Indium: a metal that can be bitten through
Indium properties and areas of application
Indium is a fusible, sparkly, silvery-white metal with a melting point of 157°C (314°F).This temperature is one of the reference points on the international temperature scale.
It is soft enough to cut with a knife or bend with your hands… or even bite through! If you bend a piece of indium, you will hear a crunch – a testament to changes in the metal’s crystal lattice. Indium ions tint flames indigo.
History of discovery
German scientists Ferdinand Reich and Jerome Richter discovered indium in 1863. Reich was studying a zinc ore, sphalerite, hoping it would contain a sample of the newfound element thallium. As Reich was colorblind, he asked his colleague Richter to check the spectrum for him. The scientists were surprised: instead of the green line they were expecting, Richter noticed a rich violet-blue line that had not been seen before. Reich and Richter realized that they had found a new element. They called it the Latin word indicum – "purple" or "indigo." The scientists later quarreled over who discovered this element, with Richter claiming to be the sole discoverer.
Richter continued seeking this metal. Three years later, an indium ingot weighing 0.5 kg was demonstrated at the Paris Universal Exposition.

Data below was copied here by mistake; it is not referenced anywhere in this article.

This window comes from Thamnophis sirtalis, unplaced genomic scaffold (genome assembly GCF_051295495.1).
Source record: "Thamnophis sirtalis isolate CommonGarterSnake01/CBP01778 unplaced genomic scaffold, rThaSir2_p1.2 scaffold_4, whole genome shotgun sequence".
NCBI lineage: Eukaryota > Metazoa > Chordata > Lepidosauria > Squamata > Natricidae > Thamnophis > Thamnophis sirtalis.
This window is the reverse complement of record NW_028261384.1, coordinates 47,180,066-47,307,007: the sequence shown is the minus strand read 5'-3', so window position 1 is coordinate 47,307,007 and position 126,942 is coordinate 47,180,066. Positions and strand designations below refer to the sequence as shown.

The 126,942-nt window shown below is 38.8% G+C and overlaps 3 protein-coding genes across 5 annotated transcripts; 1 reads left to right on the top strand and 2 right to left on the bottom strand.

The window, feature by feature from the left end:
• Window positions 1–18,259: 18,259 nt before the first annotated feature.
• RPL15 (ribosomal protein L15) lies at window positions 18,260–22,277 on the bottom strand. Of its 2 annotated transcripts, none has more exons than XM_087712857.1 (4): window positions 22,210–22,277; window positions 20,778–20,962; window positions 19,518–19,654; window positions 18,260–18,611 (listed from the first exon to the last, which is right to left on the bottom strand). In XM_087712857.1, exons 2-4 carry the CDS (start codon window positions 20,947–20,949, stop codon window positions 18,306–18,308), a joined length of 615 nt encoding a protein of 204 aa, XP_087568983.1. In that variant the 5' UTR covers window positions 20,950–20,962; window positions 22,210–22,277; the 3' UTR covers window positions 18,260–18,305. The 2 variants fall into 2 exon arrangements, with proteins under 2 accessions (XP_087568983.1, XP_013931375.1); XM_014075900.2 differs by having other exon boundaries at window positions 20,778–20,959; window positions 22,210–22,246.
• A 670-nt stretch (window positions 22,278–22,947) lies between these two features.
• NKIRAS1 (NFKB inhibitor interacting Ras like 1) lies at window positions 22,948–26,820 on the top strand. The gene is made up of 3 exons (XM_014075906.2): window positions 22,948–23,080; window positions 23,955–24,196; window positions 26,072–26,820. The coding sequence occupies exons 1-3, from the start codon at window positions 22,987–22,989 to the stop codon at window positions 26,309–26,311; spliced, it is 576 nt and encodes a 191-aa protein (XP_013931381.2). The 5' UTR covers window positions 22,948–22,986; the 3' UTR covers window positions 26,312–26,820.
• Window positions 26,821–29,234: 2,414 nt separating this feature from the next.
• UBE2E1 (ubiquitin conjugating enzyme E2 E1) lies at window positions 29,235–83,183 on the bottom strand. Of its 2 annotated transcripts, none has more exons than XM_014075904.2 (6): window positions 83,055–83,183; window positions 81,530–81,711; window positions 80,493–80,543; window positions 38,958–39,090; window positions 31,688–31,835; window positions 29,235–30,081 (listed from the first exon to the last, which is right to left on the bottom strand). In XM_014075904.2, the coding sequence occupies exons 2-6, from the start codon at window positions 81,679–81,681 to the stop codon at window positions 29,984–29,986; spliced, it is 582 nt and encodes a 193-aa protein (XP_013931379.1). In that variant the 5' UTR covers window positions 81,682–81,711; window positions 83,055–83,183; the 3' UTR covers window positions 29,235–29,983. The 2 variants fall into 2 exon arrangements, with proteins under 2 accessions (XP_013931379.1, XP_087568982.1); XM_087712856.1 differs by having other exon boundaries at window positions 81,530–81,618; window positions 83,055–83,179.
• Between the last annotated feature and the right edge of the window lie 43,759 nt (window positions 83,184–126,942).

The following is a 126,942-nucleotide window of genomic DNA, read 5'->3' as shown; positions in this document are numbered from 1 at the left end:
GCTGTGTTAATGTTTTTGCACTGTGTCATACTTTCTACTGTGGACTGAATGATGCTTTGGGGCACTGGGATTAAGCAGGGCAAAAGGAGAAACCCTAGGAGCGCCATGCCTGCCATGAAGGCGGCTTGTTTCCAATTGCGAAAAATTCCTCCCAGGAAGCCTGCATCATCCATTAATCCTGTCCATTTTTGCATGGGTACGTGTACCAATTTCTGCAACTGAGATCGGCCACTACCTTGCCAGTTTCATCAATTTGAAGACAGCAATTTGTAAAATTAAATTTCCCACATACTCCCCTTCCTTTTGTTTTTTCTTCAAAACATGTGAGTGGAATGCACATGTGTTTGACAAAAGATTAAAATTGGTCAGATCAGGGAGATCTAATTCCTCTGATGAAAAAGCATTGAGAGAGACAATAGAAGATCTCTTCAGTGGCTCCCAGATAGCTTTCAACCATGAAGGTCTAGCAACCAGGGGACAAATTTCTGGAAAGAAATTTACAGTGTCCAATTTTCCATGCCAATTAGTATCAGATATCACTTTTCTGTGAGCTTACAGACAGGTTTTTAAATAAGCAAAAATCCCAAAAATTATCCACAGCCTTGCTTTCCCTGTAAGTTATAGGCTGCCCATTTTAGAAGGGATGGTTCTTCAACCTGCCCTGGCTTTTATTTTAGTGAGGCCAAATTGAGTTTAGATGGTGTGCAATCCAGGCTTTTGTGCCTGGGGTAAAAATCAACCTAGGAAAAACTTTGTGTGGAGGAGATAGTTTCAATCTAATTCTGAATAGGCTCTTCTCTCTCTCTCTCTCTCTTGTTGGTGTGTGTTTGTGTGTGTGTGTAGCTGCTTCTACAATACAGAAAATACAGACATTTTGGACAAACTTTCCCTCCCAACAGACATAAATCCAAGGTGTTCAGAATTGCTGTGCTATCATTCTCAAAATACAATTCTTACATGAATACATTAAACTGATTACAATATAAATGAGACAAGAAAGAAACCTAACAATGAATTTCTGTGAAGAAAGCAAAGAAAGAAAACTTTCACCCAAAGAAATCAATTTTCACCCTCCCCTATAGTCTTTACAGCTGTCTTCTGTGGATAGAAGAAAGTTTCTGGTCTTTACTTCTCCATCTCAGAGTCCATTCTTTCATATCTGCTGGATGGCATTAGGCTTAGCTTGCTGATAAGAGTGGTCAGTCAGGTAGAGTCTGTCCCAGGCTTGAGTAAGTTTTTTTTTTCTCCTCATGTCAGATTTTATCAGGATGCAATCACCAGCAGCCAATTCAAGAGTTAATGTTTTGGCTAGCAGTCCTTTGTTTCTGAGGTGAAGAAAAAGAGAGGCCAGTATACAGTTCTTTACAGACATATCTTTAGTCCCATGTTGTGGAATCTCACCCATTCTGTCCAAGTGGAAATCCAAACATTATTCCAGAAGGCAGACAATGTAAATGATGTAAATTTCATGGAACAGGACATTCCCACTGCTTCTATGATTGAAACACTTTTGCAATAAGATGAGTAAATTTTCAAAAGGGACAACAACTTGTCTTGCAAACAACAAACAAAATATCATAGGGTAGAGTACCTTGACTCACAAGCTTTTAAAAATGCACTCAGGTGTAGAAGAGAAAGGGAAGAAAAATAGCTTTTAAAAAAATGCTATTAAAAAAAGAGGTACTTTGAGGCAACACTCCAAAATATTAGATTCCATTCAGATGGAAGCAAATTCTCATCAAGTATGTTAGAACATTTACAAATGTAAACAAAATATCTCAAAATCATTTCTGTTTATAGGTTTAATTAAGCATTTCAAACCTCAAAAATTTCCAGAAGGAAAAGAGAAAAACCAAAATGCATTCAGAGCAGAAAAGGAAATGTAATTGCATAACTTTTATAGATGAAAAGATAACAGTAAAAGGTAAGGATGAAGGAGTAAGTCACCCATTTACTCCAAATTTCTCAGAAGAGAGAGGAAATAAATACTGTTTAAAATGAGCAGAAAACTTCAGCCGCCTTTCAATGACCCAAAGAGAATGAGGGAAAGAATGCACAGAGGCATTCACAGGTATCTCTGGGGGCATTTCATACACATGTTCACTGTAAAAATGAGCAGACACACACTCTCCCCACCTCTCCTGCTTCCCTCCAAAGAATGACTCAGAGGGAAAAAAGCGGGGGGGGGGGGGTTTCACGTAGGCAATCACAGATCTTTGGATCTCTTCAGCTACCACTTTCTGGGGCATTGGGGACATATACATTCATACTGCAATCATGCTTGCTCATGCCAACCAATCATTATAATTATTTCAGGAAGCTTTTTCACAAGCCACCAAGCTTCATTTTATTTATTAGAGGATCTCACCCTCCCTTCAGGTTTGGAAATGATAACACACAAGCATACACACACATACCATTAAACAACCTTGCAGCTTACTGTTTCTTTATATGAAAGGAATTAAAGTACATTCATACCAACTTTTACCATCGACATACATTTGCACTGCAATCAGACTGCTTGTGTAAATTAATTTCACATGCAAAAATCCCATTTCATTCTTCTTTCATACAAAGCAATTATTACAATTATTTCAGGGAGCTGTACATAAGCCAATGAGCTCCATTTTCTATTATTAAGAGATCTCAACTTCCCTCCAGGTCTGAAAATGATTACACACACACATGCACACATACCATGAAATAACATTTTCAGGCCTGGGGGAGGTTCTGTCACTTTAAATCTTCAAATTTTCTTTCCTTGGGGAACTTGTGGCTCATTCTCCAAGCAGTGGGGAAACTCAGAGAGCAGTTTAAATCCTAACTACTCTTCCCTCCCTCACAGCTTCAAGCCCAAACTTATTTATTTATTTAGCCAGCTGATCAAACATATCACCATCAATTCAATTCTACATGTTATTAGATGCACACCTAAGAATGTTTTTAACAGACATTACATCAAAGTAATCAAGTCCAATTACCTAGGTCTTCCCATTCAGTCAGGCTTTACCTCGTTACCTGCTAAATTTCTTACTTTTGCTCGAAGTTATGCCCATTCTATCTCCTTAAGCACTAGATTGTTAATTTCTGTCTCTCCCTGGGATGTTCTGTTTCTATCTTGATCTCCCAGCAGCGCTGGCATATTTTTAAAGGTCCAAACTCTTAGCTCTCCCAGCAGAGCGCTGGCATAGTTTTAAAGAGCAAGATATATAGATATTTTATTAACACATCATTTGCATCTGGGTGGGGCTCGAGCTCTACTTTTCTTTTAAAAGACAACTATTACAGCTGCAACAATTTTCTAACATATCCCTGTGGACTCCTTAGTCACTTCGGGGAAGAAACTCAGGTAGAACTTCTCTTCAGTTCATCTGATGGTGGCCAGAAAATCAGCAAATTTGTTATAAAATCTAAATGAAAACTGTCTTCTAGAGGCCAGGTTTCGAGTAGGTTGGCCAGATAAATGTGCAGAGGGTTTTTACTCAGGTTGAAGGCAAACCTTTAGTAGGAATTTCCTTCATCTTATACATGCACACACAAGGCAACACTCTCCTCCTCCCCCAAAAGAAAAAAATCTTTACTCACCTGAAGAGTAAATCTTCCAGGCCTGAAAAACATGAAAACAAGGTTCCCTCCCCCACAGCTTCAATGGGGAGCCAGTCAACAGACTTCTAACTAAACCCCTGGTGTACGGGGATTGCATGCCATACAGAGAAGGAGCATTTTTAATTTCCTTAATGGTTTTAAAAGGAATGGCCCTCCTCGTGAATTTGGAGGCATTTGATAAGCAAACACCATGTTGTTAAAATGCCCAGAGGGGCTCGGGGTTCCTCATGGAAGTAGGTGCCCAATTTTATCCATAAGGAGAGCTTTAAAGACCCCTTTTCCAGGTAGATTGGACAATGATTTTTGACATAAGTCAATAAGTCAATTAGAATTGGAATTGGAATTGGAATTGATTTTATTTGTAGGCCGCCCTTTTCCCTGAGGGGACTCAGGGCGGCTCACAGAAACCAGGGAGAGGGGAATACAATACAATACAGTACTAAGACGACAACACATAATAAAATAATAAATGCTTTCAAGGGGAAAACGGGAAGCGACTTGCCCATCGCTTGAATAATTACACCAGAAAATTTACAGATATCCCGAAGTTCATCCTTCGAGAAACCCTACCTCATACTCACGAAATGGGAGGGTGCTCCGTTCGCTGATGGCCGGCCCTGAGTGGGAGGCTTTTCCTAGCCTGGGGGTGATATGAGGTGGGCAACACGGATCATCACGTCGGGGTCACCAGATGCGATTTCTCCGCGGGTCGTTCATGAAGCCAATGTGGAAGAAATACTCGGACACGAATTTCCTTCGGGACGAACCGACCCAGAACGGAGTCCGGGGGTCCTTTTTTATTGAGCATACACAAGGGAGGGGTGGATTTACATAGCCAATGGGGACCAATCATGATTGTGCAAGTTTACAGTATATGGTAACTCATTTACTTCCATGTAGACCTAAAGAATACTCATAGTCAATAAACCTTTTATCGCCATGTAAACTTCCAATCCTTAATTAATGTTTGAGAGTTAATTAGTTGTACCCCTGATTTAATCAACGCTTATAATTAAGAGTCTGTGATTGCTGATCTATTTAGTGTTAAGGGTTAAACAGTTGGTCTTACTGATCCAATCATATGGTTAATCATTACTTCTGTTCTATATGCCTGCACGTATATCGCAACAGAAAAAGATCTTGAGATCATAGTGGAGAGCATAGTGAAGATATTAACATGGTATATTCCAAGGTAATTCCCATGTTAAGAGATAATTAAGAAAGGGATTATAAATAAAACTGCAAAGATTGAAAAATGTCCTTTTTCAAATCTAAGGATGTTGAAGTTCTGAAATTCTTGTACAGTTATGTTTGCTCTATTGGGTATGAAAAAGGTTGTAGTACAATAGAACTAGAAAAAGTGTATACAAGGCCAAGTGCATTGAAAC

Pure indium metal can be found in nature, but most of it is produced as a byproduct when melting zinc ore. Based on current consumption, scientists suggest that its supply will meet human needs for just the next 13 years.
When heated, indium reacts with sulfur, forming indium (III) sulfide:
2In + 3S = In₂S₃
It dissolves slowly in nitric acid, forming indium (III) nitrate:
In + 4HNO₃ = In(NO₃)₃ + NO + 2H₂O
When indium and gallium touch, they dissolve in each other, forming an alloy that melts at 16°C (61°F). Such alloys are used to substitute for mercury in devices like thermometers.
Indium is added to other metals to produce strong, solid alloys for dentistry and electrics. It increases the wear resistance of parts – the addition of indium reduces the coefficient of friction. Indium is not very toxic and is not metabolized by living organisms. However, prolonged respiration of its salts or indium oxide can lead to lung disease, and injecting it negatively affects the kidneys. The radioactive isotope In-111 emits gamma radiation. It is used in precise medical scanners to recognize osteomyelitis (bone disease).
Indium first found significant use during World War II, where it was used to coat aircraft bearings. Today, indium tin oxide can be found in LCD-TVs, monitors, and smartphone screens. It is a good electrical conductor that can send signals to individual pixels of the screen without interfering with the light from other pixels. Copper-indium-gallium selenide is used as a material for solar batteries.